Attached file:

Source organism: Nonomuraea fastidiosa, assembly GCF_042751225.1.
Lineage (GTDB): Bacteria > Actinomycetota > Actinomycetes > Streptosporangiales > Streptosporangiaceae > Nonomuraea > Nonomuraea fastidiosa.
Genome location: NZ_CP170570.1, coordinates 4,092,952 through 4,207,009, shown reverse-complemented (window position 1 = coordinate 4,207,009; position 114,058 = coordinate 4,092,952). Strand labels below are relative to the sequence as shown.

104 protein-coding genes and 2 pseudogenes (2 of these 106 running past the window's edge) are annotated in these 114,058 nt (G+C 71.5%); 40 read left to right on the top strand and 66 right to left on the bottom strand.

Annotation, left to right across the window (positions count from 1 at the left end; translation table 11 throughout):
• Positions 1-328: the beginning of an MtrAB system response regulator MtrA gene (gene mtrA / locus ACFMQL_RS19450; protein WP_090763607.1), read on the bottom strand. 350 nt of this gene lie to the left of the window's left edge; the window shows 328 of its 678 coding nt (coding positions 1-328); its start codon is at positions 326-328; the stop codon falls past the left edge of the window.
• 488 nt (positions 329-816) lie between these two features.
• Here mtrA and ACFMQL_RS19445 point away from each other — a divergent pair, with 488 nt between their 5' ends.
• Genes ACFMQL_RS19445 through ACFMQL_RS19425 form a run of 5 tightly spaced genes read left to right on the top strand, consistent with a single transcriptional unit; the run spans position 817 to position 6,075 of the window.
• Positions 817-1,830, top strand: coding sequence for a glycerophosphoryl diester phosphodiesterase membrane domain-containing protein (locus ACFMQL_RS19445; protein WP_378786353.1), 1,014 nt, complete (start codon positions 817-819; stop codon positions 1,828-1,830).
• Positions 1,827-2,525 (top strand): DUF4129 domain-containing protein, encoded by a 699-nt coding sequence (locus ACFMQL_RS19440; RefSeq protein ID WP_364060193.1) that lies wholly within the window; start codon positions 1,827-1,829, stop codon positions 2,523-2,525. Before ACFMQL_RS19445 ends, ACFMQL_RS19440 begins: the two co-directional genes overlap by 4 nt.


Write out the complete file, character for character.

Source organism: Nonomuraea fastidiosa, assembly GCF_042751225.1.
Lineage (GTDB): Bacteria > Actinomycetota > Actinomycetes > Streptosporangiales > Streptosporangiaceae > Nonomuraea > Nonomuraea fastidiosa.
Genome location: NZ_CP170570.1, coordinates 4,092,952 through 4,207,009, shown reverse-complemented (window position 1 = coordinate 4,207,009; position 114,058 = coordinate 4,092,952). Strand labels below are relative to the sequence as shown.

104 protein-coding genes and 2 pseudogenes (2 of these 106 running past the window's edge) are annotated in these 114,058 nt (G+C 71.5%); 40 read left to right on the top strand and 66 right to left on the bottom strand.

Annotation, left to right across the window (positions count from 1 at the left end; translation table 11 throughout):
• Positions 1-328: the beginning of an MtrAB system response regulator MtrA gene (gene mtrA / locus ACFMQL_RS19450; protein WP_090763607.1), read on the bottom strand. 350 nt of this gene lie to the left of the window's left edge; the window shows 328 of its 678 coding nt (coding positions 1-328); its start codon is at positions 326-328; the stop codon falls past the left edge of the window.
• 488 nt (positions 329-816) lie between these two features.
• Here mtrA and ACFMQL_RS19445 point away from each other — a divergent pair, with 488 nt between their 5' ends.
• Genes ACFMQL_RS19445 through ACFMQL_RS19425 form a run of 5 tightly spaced genes read left to right on the top strand, consistent with a single transcriptional unit; the run spans position 817 to position 6,075 of the window.
• Positions 817-1,830, top strand: coding sequence for a glycerophosphoryl diester phosphodiesterase membrane domain-containing protein (locus ACFMQL_RS19445; protein WP_378786353.1), 1,014 nt, complete (start codon positions 817-819; stop codon positions 1,828-1,830).
• Positions 1,827-2,525 (top strand): DUF4129 domain-containing protein, encoded by a 699-nt coding sequence (locus ACFMQL_RS19440; RefSeq protein ID WP_364060193.1) that lies wholly within the window; start codon positions 1,827-1,829, stop codon positions 2,523-2,525. Before ACFMQL_RS19445 ends, ACFMQL_RS19440 begins: the two co-directional genes overlap by 4 nt.